No Match Found
Irish organisations which published gender pay gap reports in December 2022 have mean gender pay gap of 12.6% - PwC analysis of up to 500 companies who have reported gender pay gap details.
PwC Ireland analysed the gender pay gap reports of up to 500 companies who disclosed their gender pay gap details to assess the data reported and the key trends. 31 December 2022 was the deadline for the first reporting period under the Gender Pay Gap Information Act 2021 for companies with in excess of 250 employees obliged to report.
The analysis reveals a mean gender pay gap of 12.6% across Irish organisations which have published reports in December 2022. This compares to Ireland’s latest available national gender pay gap of 11.3% (2019) and an EU average gender pay gap of 13% (for 2020), based on Eurostat data.
Doone O’Doherty, Partner, PwC Ireland People & Organisation, said: “Although the exact reason for a gender pay gap varies by company and sector, a key factor appears to be the relatively high number of males in more senior (and so, more highly paid) roles. Looking at disclosures on pay quartiles, three-quarters of companies appear to show a higher relative proportion of men in the ‘highest paid’ quartile. The more males a company has in these top quartiles relative to the number of females, the higher that company’s pay gap is likely to be.”
Other key findings from PwC’s gender pay gap analysis include:
Notwithstanding the size of the gender pay gaps in companies or across sectors, the reporting legislation has achieved its objective of requiring companies to be more transparent about their gender pay gap and outline what they are doing to fix it.
With the first year of reporting behind them, some companies may feel that the biggest challenge of gender pay gap reporting has been dealt with. In fact, it is only starting. The December 2022 report was only the first step in a challenging journey to foster diversity and inclusion in our workplaces.
Businesses are required to file their 2023 gender pay gap reports in December 2023, based on their snapshot date from June 2023. Smaller organisations with 150 or more employees will have to report from 2024 onwards. Organisations that wish to lead in this area must act now to ensure they are prepared for the future and use this reporting as an opportunity to recruit and retain the best and the brightest talent. PwC’s Hopes and Fears Survey 2022 found that employees want companies to take a stand, with transparency around workplace diversity featuring high on the list of employee demands.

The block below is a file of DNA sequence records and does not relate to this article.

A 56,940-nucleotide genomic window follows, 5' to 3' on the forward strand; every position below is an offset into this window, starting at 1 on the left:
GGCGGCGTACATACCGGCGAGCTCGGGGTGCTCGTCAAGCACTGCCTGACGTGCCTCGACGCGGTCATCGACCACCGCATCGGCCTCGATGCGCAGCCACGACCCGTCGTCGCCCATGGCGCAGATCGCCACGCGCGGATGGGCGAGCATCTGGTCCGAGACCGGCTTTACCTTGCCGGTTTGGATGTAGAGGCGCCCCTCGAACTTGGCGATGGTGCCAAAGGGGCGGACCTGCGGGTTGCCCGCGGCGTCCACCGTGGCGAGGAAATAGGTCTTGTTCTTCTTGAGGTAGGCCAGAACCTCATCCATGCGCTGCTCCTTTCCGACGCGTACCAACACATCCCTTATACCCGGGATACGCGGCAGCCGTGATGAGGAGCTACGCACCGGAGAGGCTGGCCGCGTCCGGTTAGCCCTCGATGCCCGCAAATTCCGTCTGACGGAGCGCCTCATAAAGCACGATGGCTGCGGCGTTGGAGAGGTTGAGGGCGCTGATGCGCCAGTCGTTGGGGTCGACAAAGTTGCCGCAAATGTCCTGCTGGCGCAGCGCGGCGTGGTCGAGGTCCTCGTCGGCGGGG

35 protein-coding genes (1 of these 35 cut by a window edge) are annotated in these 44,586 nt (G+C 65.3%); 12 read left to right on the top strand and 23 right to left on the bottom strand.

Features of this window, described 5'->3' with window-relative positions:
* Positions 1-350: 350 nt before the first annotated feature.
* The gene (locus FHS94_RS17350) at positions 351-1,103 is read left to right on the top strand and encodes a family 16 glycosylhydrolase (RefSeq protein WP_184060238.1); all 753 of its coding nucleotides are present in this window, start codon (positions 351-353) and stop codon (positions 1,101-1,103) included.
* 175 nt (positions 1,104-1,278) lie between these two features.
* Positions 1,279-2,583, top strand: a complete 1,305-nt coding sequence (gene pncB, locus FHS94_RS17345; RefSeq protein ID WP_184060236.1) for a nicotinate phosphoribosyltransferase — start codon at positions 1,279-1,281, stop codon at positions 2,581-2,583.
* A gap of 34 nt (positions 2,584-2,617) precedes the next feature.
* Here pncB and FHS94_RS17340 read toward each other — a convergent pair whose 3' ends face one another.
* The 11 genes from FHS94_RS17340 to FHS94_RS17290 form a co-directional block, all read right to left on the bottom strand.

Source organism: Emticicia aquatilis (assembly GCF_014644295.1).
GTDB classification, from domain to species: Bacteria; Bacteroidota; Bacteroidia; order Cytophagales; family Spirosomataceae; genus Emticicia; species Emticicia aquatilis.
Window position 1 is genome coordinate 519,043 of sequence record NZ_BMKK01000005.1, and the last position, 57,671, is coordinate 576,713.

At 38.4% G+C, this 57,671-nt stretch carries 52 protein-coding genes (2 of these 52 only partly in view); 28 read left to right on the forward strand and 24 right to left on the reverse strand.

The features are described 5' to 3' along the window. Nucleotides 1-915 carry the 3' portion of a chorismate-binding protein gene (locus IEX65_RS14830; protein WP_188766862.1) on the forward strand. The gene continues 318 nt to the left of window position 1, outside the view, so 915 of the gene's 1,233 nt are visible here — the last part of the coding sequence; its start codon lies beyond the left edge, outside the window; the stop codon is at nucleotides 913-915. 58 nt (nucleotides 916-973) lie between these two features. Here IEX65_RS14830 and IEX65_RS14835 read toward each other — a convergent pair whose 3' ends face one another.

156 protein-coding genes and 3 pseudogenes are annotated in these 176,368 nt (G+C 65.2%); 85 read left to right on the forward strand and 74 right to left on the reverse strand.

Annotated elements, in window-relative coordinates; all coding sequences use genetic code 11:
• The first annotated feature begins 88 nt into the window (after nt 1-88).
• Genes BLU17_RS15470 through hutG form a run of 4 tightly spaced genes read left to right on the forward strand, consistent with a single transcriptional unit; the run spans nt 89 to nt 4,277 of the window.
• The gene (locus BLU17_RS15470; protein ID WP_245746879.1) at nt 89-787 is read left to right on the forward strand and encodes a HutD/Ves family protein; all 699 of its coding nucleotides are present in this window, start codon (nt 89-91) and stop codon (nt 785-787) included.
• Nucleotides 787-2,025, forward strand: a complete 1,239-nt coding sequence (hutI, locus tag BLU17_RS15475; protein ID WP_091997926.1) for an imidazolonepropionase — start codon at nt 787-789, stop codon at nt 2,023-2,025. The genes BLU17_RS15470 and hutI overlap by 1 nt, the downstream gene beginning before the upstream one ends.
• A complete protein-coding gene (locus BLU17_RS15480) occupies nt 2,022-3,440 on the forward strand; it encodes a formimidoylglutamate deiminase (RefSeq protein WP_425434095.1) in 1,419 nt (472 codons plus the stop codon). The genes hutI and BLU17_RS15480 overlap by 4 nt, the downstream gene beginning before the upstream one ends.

Doone O’Doherty concluded: “A number of companies have set specific targets for the representation of women in senior roles in their organisations. Meanwhile, others have committed to reviewing and improving policies in areas such as recruitment and parental leave policies or introducing new initiatives such as unconscious bias training.
“This transparency is to be welcomed, as is the focus that many companies are putting on closing the gender pay and bonus gap. This will be a considerable challenge, particularly for those in sectors with large gaps. Progress will require a concerted effort that is enabled by HR, but led by business leaders, to make active changes to improve the representation of women in their businesses.”
“For those organisations embracing diversity, equity and inclusion (DE&I), gender pay gap reporting presents a positive opportunity to strengthen their brand by promoting their efforts publicly. For those that are yet to embrace the topic, it provides a chance to understand the reality in their organisation, why a gender pay gap exists and what is driving it. They can then begin to make data-informed decisions.”
PwC Ireland published its Gender Pay Gap report under the new legislation on 19 December 2022. This revealed PwC Ireland’s mean gender pay gap to be less than 1% (0.9%), reflecting the strong representation of women across all levels across the firm. PwC Ireland has been reporting its Gender Pay Gap and related action plan and inclusion and diversity journey since 2019, being one of the first Irish businesses to do so. PwC Ireland’s first reported pay gap for 2018 was 5.7%.
At a high level, the gender pay gap is the difference in the average hourly wage of all men and all women in an organisation. A gender pay gap does not infer an absence of equal pay for equal work, (which is a legal requirement in Ireland). Instead, it is typically a result of unequal gender representation at different organisational levels.
The report notes five key features to support successful progress in improving the representation of women in businesses:
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Corporate Communications, PwC Ireland (Republic of)